- Pay attention to health and school attendance. Physical and mental health issues can interfere with attendance and keep students from learning in school-day and out-of-school-time programs, but these problems are often overlooked. Afterschool and summer program staff can share information with other education professionals about students' possible health needs and assist in addressing chronic absenteeism. In this regard, the community-school collaboration that is central to the 21st Century Community Learning Centers should pay more attention to these health and attendance issues, and other school- or community-based initiatives to expand learning should add them to their agendas.
- Partner with families. Afterschool and summer program staff often have more opportunities than school-day staff to interact and develop positive relationships with families. Out-of-school-time staff can be a critical link between families and the school, not only communicating about school matters but also gathering information about students' interests, coordinating services, and connecting families to each other for support.
- Partner with community groups and organizations, and treat school, home, and community as a unified system. Children learn wherever they are. To be strategic in helping them get everything they need to succeed in school, the many "educators" in each child's life can join forces. Unlike any other major education initiative, the 21st Century Community Learning Centers initiative requires school-community partnerships, family engagement, and more and varied engaged learning opportunities for young people. As a result, the 21st Century Community Learning Centers initiative invites systems-thinking, in which school, afterschool, and summer-program providers, homes, and the community create a system of supports that takes each partner's unique contributions and makes them add up to an integrated whole that paves the way to school success. Leaders at all levels of 21st Century Community Learning Centers programming should be at the forefront of systems-thinking. It also makes sense for leaders in other afterschool and summer initiatives to incorporate this type of framework in their efforts to help children develop and learn.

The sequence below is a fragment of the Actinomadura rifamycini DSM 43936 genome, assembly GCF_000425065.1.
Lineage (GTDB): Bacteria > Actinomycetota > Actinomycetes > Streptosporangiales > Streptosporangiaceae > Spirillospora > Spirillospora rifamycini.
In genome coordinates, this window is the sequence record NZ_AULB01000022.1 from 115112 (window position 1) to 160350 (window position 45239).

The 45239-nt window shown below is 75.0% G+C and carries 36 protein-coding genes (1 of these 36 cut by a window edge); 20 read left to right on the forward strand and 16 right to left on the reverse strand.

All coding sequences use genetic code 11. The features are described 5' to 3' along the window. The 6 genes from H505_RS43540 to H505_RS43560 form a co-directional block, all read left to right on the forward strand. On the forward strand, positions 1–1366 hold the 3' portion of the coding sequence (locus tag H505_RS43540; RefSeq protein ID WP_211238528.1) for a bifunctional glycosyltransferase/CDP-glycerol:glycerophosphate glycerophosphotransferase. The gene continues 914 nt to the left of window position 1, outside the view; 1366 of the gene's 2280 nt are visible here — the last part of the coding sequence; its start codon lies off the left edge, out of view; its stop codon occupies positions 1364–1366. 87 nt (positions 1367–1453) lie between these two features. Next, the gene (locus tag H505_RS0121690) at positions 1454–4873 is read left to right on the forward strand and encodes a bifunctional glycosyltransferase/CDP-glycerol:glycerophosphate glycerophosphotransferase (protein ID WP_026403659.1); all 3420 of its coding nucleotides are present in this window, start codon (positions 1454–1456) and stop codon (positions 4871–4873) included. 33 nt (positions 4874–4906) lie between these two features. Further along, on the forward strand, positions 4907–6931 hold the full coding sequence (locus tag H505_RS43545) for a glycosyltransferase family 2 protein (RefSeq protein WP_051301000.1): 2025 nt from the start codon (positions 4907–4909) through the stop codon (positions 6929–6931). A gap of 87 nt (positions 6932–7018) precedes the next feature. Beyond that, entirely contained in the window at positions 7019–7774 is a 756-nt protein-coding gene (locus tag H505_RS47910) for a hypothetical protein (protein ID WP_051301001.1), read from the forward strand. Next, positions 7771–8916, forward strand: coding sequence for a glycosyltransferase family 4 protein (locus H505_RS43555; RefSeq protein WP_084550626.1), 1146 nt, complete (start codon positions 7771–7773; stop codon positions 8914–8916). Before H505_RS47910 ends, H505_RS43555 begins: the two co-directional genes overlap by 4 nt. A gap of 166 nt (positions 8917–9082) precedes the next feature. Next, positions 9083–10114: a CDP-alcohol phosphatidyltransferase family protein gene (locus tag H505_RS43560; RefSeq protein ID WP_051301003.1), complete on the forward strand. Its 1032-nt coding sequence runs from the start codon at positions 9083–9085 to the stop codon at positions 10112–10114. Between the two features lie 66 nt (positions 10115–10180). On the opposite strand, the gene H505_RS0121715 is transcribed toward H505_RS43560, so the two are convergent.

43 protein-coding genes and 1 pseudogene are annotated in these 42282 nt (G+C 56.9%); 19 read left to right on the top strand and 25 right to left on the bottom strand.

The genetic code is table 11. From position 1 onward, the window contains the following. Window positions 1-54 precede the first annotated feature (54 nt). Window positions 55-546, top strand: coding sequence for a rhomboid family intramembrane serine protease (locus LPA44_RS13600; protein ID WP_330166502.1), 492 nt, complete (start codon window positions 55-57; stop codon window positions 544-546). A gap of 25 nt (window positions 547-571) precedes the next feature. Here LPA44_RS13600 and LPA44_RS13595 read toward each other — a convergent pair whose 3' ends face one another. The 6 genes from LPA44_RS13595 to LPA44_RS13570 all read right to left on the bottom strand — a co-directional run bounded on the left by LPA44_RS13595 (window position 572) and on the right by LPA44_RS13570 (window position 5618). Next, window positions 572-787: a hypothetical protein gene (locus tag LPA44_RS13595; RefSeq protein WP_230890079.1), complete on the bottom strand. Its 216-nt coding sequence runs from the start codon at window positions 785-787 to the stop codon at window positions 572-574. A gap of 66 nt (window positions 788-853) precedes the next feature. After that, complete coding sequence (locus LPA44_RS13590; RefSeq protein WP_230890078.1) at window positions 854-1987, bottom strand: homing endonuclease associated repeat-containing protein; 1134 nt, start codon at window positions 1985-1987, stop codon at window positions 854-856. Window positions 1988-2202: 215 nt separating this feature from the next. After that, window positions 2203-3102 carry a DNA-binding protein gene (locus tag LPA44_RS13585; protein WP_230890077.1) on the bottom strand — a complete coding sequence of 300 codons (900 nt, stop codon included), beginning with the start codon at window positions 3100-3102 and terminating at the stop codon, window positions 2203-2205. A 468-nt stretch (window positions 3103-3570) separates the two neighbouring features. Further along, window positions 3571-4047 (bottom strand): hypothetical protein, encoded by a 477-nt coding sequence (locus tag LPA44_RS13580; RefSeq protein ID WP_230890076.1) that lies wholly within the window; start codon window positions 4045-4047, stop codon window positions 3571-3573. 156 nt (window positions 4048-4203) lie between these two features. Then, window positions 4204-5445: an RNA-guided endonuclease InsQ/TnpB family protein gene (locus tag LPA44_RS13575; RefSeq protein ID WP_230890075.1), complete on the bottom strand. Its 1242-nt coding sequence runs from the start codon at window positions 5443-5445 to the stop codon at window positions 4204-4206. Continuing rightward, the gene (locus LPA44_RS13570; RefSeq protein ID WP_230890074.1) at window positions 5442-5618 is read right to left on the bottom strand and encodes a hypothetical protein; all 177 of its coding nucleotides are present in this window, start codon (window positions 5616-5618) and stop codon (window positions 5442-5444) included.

These ideas illustrate and provide additional insights and examples for getting the full power out of 21st Century Community Learning Centers and similar afterschool and summer learning initiatives.
Afterschool Alliance. (n.d.). 21st Century Community Learning Centers federal afterschool initiative. Retrieved from http://www.afterschoolalliance.org/policy21stcclc.cfm
Foundations, Inc. (2011). Grade level reading: An action framework for school and district leaders. Moorestown, NJ: Author.
Harris, E. (2010, November). 21st CCLC-funded afterschool programs (Research Update No. 4). Retrieved from Harvard Family Research Project website: http://www.hfrp.org/publications-resources/browse-our-publications/resea...
Penuel, W. R., & McGhee, R., Jr. (2010). 21st Century Community Learning Centers: Descriptive study of program practices. Menlo Park, CA: SRI International.